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moved that the Standing Orders be dispensed with in the case of the Metropolitan Water Supply (Control of Representative Body) Bill. He did not mean to dispute the grounds upon which the Committee had ruled that the Standing Orders applicable to Private Bills had not been complied with in this case, or to impugn the good faith with which they had decided that they should not be dispensed with on the present occasion; but he contended that the present measure did not come within the ordinary and common-sense acceptation of the term "Private Bill" at all. It was an exceptional and hybrid kind of measure, to which the House could never have intended the Standing Orders to apply; in point of fact, the House had been in the habit of dispensing with the Standing Orders in all similar instances for many years past. Moreover, even if it could have been legitimately shown that this was a Private Bill, it was utterly impossible that the Standing Orders could have been rigidly and technically carried out in regard to it: the promoters of the Bill had done all that was possible in the circumstances of the case to comply with them. In the month of November the company gave the usual preliminary notices, such as were advised by the most eminent Parliamentary agents as best adapted to meet the exigency of the case. But at that time, the Government not having brought in their Bill so early as had been expected, the promoters of this measure took pains to modify and improve its character. The result was, that the Examiner reported that the Standing Orders no longer applied to that Bill. But the promoters took advantage of that delay to draw out second sets of notices, such as a Parliamentary agent of eminence thought would answer the purpose, and published them in the several papers of the day—a proceeding which cost the company fifty guineas. The Standing Orders Committee, so far from disapproving of that step, took the unwonted course of recommending the House to apply to the Examiner to decide whether these fresh notices were proper, and applied to the Bill. But the measure was so extraordinary, and its character to a certain extent so complex, that the Examiner ruled, for the second time, that the promoters of the Bill had not complied with the Standing Orders. But he (Mr. Mowatt) would ask the Examiner whether his decision might not have been grounded upon points that were trifling in proportion to the comprehensive nature of the Bill itself? Notwithstanding these obstacles, and despite the opposition which was made against the Bill by interested parties, and particularly by existing water companies, the promoters went to the expense of again inserting notices in the public papers, hoping, in case the Examiner repeated his decision that the Standing Orders had not been complied with, that the Committee would relax their usual customs, and treat this measure as they had treated the Bill of the right hon. Baronet. In the case of the Government Bill, the stringency that he (Mr. Mowatt) complained of was not observed. The Committee, by a resolution, obviated that difficulty. Now, the promoters of this Bill thought that they would meet with the same indulgence which had been extended by that resolution to the Government measure, and, in that hope they made a third attempt, and they again applied to the most learned counsel and distinguished Parliamentary agents to ascertain if it might not be possible to draw such notices as might bring the measure within the scope of the Parliamentary rules in respect to Private Bills. But he must say that a Bill which he had already described as of so complicated and comprehensive a character ought not to be subjected to the forms applied to Private Bills. To suppose that the promoters of a Bill for no less a purpose than to supply the whole of this vast metropolis with water, should meet with such difficulties and delays that they could not succeed in bringing their measure within the scope of Parliamentary formalities, would seem almost absurd. But so it was, and after consulting with their Parliamentary agent, who undertook, with the assistance of a solicitor, to draw up a notice which should answer the purpose—after publishing that notice, which was long, consisting of 120 lines of close print, at an expense of 7l. for each advertisement, and which was not submitted to the Examiner, in the hope of receiving from the Committee of Standing Orders the same indulgence they had granted to the right hon. Baronet the Home Secretary—that Committee came to a resolution which made it unnecessary that the promoters should take any further trouble. He contended it would be impossible for the framers of a Bill of this kind to comply with the Standing Orders, if it was determined that the measure was to be defined within the term of a Private Bill. He could now only throw himself upon the indulgence of the House, and he thought they would only act in fulfilment of their proper province if they relaxed the rigidity of formal rules in favour of the introduction of a measure of so much importance. He should next proceed to state the construction which had been put by those gentlemen on the Bill, by which they had decided that it was a Private Bill. He should premise that this Bill, which had been brought into the House a second time, was a proposition for supplying with water the whole metropolis within an area of six miles from Charing Cross. No class, no society, no company, were supposed to be benefited by the measure, notwithstanding any construction which might be put on the 9th or any other clause. He relied altogether on the 35th clause. The promoters did not ask by the Bill for any powers to levy rates upon the inhabitants of the metropolis until the company should be in a condition to supply them with water, and they could not place themselves in that condition without going to Parliament for a new Act to give them the necessary powers. It was not the object of the promoters to take powers under this Bill actually to construct the works; but the Bill being brought forward and discussed would have familiarised the minds of the people with the subject, and would have enabled the promoters to negotiate with the existing companies, and, generally, to have arranged their plans for coming back to Parliament and asking for powers to carry out the scheme. It had been urged against the Bill that if it wore passed into a law, any man might wake one morning and find himself rated without knowing for what. No one who had read the Bill could say that, for, by the Bill, no one, as he had already explained, could be rated until the company were in a condition to supply water, and that could not be their condition under this Bill, for it gave no powers to take land or to construct waterworks. He wished to draw the attention of the House to the definition which had ruled the decision of the Committee of Standing Orders. The fifth article of the fifth section of the Standing Orders laid down the rule that no Private Bill could be brought into that House without a petition being first presented, which must be deposited in the Private Bill Office with a printed copy of the proposed Bill annexed; and the rule went on, "provided always that there shall be suitors to the Bill." Now, who, he asked, could be suitors to this Bill? If they had spent 500,000l. indeed, they might have had 1,000,000 of suitors; but that was not their object. The Bill proposed to supply the whole of the metropolis with water; but it was merely permissive in that part that the promoters might make arrangements with the existing water companies, and no means were granted even for paying for those arrangements, if money was wanted before the Bill giving powers was passed. The Examiner ruled that the exact limits of the operation of the Bill had not been defined. The answer to that objection was, that it could not have been done without printing the whole Bill, which would have cost about 1,000l. The right hon. Baronet the Home Secretary had asked for leave to bring in a Bill for the supply of water to the metropolis without having presented any petition, and the provisions of that Bill were far more extensive and stringent than those of the Bill he was advocating. For example, power was given to purchase land on compulsion, or, in other words, to take a man's property whether he was willing or not. The Bill of the right hon. Gentleman had twenty points, any one of which would, according to the rigid construction of a Private Bill by the Standing Orders Committee, stamp it as such. There were precedents of Bills, however, for twenty years, which were at once perceived by the common sense of the House to be of an exceptional character, which could not be brought within the Standing Orders. He might mention, as one strong case, the Metropolitan Police Bill introduced by the late Sir Robert Peel, which Bill contained arbitrary powers seldom proposed to Parliament by any Government. Every one would remember the outcry that was roused by that Bill all over the country; it took power to rate persons living out of the district, as well as the metropolis itself, although the police was for the metropolis only. He did not impugn the bonâ fide character of the decision of the Committee respecting the Bill he was advocating; but the promoters of this measure averred that if a common-sense view were taken, it was not a Private Bill. To all intents and purposes the Bill was a public measure; and although the Standing Orders Committee had had no alternative but to follow the rules which were laid down for their guidance, he hoped that the House would perceive that the Legislature was urged by every consideration of common sense and common justice to regard it as a public measure, and to treat it accordingly. He asked nothing further for the Bill than that it should go before a Select Committee. He thought that this scheme, embodying as it did the great principle of representation, should be before the Committee in juxtaposition with the others. He thanked the House for their patient indulgence, and he appealed to their liberality and generous feeling to allow the Standing Orders in this case to be dispensed with.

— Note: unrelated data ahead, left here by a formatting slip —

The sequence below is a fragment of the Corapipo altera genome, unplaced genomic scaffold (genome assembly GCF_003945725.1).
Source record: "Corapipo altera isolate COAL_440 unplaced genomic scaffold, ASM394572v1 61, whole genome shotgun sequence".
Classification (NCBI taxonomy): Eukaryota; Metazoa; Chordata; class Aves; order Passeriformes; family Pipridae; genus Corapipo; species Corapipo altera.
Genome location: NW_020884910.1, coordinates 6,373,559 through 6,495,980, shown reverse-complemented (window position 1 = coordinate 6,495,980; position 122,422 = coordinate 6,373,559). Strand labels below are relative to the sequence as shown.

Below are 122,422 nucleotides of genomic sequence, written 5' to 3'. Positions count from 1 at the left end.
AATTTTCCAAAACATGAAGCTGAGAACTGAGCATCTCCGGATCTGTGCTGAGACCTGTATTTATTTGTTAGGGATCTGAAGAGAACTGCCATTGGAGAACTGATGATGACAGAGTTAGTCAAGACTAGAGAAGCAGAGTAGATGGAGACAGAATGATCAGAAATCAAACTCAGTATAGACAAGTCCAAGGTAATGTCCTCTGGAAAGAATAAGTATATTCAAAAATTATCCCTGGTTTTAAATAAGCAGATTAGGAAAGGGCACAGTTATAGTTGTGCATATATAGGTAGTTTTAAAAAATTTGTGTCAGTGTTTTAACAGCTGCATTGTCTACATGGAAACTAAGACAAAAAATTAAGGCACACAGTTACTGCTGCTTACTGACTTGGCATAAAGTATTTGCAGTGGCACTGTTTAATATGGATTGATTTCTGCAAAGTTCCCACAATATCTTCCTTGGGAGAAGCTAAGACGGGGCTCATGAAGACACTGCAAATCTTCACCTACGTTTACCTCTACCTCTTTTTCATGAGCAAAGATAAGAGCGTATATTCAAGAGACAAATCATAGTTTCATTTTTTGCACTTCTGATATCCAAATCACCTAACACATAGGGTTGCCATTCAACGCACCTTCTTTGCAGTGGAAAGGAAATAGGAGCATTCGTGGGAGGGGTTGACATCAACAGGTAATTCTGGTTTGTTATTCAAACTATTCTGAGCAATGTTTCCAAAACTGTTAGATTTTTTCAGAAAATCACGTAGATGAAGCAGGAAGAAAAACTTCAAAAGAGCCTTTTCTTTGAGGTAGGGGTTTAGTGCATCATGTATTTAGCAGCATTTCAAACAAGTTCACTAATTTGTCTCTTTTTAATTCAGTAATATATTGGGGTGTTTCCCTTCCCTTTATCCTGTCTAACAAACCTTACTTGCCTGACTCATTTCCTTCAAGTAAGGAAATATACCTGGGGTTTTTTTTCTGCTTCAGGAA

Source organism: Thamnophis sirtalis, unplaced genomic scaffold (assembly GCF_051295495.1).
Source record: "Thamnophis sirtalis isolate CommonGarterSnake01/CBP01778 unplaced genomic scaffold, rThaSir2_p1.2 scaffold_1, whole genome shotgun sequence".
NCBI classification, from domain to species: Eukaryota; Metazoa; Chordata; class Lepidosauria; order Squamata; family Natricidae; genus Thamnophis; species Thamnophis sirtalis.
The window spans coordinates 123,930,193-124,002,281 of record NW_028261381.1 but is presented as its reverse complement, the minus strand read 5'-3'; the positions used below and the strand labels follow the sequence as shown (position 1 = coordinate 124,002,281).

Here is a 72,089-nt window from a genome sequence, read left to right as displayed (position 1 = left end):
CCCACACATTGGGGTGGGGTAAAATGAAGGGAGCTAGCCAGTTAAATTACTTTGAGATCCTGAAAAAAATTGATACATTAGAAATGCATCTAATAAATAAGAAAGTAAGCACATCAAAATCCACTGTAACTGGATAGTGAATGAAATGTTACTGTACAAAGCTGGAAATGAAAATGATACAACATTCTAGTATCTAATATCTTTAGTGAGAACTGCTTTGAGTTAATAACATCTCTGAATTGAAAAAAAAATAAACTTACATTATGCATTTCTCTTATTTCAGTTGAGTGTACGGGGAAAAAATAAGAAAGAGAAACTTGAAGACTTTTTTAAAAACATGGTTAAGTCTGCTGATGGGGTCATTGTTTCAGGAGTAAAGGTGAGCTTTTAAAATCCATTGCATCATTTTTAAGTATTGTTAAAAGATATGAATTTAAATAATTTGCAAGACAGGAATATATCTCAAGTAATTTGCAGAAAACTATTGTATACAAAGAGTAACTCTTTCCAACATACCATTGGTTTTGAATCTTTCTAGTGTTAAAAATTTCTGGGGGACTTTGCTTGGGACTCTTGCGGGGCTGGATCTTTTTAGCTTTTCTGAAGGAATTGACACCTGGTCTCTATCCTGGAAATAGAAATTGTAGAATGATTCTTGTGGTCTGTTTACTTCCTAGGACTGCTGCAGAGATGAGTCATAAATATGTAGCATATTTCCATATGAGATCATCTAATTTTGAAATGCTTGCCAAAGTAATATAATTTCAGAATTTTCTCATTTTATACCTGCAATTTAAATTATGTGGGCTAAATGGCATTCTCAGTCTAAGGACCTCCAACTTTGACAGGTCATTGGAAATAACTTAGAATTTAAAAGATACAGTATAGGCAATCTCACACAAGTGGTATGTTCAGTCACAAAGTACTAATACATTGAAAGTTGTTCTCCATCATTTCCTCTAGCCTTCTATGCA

Motion made, and Question proposed—